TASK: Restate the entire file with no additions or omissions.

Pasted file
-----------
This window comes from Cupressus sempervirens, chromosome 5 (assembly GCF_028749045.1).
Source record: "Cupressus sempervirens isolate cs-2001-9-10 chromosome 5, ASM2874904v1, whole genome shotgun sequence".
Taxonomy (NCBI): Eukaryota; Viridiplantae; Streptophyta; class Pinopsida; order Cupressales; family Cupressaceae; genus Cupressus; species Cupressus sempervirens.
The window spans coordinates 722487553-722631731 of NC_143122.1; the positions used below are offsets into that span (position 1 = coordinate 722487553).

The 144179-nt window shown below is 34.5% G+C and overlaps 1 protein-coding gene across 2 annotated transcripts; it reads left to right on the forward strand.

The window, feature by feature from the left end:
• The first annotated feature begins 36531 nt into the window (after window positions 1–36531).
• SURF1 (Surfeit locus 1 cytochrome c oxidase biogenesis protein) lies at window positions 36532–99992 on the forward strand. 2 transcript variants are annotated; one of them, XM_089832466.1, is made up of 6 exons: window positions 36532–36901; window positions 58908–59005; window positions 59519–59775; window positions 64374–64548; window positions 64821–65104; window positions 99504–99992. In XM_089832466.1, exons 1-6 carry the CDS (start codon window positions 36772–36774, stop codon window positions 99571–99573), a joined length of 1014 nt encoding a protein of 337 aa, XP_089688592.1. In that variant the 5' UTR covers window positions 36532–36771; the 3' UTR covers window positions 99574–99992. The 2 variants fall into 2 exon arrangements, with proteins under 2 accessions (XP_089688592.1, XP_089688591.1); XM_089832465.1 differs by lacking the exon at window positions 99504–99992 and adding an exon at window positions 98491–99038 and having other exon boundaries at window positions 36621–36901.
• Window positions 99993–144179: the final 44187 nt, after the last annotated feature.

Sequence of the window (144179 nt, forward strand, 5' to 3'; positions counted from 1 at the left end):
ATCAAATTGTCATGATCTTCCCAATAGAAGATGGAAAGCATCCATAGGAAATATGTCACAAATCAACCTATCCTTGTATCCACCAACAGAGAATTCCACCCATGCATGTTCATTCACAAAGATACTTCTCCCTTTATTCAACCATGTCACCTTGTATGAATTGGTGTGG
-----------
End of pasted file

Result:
This window comes from Cupressus sempervirens, chromosome 5 (assembly GCF_028749045.1).
Source record: "Cupressus sempervirens isolate cs-2001-9-10 chromosome 5, ASM2874904v1, whole genome shotgun sequence".
Taxonomy (NCBI): Eukaryota; Viridiplantae; Streptophyta; class Pinopsida; order Cupressales; family Cupressaceae; genus Cupressus; species Cupressus sempervirens.
The window spans coordinates 722487553-722631731 of NC_143122.1; the positions used below are offsets into that span (position 1 = coordinate 722487553).

The 144179-nt window shown below is 34.5% G+C and overlaps 1 protein-coding gene across 2 annotated transcripts; it reads left to right on the forward strand.

The window, feature by feature from the left end:
• The first annotated feature begins 36531 nt into the window (after window positions 1–36531).
• SURF1 (Surfeit locus 1 cytochrome c oxidase biogenesis protein) lies at window positions 36532–99992 on the forward strand. 2 transcript variants are annotated; one of them, XM_089832466.1, is made up of 6 exons: window positions 36532–36901; window positions 58908–59005; window positions 59519–59775; window positions 64374–64548; window positions 64821–65104; window positions 99504–99992. In XM_089832466.1, exons 1-6 carry the CDS (start codon window positions 36772–36774, stop codon window positions 99571–99573), a joined length of 1014 nt encoding a protein of 337 aa, XP_089688592.1. In that variant the 5' UTR covers window positions 36532–36771; the 3' UTR covers window positions 99574–99992. The 2 variants fall into 2 exon arrangements, with proteins under 2 accessions (XP_089688592.1, XP_089688591.1); XM_089832465.1 differs by lacking the exon at window positions 99504–99992 and adding an exon at window positions 98491–99038 and having other exon boundaries at window positions 36621–36901.
• Window positions 99993–144179: the final 44187 nt, after the last annotated feature.

Sequence of the window (144179 nt, forward strand, 5' to 3'; positions counted from 1 at the left end):
ATCAAATTGTCATGATCTTCCCAATAGAAGATGGAAAGCATCCATAGGAAATATGTCACAAATCAACCTATCCTTGTATCCACCAACAGAGAATTCCACCCATGCATGTTCATTCACAAAGATACTTCTCCCTTTATTCAACCATGTCACCTTGTATGAATTGGTGTGG